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Decision-making around senior housing

Posted: March 20, 2013

Interestingly, almost every week we deal with two very different ends of the decision-making spectrum relative to senior housing.  On the one hand, people call us who are either not on our waiting list or very recently joined, to beg, plead and try to cajole a unit from us.  They need a unit now (sometimes they give us a week or two) and they want it quite badly.  On the other hand, the folks that get the call that they’ve finally made it to the top of the list, more often than not, say they are not ready and to put their name back at the bottom.  We often have to call several names to find one who accepts the unit (of course, many of the urgent requests come from people who just a few months ago asked to be restored to the list’s bottom).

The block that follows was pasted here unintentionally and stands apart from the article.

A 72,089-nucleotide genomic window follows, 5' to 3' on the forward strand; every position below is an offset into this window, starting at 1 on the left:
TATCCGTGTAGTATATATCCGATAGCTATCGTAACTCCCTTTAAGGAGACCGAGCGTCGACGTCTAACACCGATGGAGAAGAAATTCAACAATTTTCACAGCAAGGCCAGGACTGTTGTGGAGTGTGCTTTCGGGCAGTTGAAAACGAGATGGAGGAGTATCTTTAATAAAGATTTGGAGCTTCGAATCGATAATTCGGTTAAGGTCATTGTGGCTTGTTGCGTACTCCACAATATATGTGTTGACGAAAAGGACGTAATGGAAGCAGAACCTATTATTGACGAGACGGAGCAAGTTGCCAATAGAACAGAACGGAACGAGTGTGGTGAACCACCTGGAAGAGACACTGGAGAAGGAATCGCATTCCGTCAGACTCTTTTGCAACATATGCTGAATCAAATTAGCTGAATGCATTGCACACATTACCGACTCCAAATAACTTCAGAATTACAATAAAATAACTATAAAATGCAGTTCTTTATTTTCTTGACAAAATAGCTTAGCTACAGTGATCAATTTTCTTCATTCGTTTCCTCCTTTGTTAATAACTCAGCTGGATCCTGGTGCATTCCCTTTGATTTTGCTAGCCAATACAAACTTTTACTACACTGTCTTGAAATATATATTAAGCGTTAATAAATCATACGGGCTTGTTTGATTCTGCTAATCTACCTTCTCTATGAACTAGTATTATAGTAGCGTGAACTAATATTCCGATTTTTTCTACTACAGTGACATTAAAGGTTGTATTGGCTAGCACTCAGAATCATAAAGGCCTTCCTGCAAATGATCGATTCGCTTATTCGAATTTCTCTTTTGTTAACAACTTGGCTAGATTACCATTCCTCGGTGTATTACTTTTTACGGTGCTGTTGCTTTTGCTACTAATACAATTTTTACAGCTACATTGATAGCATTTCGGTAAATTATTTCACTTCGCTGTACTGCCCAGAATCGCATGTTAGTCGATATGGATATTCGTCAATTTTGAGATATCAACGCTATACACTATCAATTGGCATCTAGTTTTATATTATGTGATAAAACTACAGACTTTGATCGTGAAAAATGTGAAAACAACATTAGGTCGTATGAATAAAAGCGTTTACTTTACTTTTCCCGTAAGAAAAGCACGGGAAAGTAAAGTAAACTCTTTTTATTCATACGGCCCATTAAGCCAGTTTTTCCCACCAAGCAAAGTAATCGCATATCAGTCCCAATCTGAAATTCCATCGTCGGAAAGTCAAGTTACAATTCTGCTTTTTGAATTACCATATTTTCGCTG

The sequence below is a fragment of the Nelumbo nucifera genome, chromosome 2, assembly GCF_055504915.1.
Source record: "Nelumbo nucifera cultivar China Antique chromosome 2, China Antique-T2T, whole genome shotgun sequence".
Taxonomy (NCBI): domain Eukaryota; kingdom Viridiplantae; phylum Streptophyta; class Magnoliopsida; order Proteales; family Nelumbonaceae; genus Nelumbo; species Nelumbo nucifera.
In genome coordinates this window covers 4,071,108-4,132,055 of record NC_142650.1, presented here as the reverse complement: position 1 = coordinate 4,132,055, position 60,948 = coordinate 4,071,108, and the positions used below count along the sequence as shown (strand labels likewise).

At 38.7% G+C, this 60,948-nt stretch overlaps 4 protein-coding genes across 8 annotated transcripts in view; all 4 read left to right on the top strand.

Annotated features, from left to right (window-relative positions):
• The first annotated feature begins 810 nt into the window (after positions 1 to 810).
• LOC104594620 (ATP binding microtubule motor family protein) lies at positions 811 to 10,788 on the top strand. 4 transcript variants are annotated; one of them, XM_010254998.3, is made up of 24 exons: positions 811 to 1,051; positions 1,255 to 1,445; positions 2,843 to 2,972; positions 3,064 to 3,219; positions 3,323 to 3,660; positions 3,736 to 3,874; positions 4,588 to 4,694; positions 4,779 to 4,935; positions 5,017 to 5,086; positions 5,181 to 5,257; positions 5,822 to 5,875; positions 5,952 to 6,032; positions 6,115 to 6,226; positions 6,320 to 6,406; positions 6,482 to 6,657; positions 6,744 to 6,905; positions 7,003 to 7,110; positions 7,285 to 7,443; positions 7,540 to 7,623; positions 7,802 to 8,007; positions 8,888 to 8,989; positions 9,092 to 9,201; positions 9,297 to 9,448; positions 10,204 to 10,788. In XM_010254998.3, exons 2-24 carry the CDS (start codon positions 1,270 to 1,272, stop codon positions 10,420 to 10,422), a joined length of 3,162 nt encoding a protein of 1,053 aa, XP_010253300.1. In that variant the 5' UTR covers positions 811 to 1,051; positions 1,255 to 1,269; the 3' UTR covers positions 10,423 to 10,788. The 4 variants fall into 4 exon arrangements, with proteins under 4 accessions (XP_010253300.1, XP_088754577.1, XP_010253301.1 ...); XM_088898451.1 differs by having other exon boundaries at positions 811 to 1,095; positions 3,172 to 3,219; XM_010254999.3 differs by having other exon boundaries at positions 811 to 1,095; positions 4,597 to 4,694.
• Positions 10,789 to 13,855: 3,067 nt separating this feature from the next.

Fairness and government rules prevent us from granting the unit to the former group, but force us to systematically plow through the latter bunch until we find a ready-resident.  This is right—it should be on a first-come, first-serve basis and these rules ensure no favoritism and that’s good.  But it feels bad—just as we are denying someone a unit, someone else is simultaneously denying our offer—but we can’t flip them.

The long-term goal is to help people who are on the list to understand what an incredible opportunity is in front of them so that fewer end up in the group that’s begging later.  But it’s beyond that—almost never do we have someone move in and say (after the initial adjustment period), “Gee, I wish I hadn’t come—I’m moving out” whereas almost every time we hear “Gee, I wish I had done this earlier”.  The facts all support a move to senior housing such as ours, with a deep sense of community and an array of programs and services to remove barriers to achieving one’s goals for the senior years.  But people rarely make decisions based on facts.  We, and our colleagues throughout the industry, need to work to help match people’s feelings with those facts.

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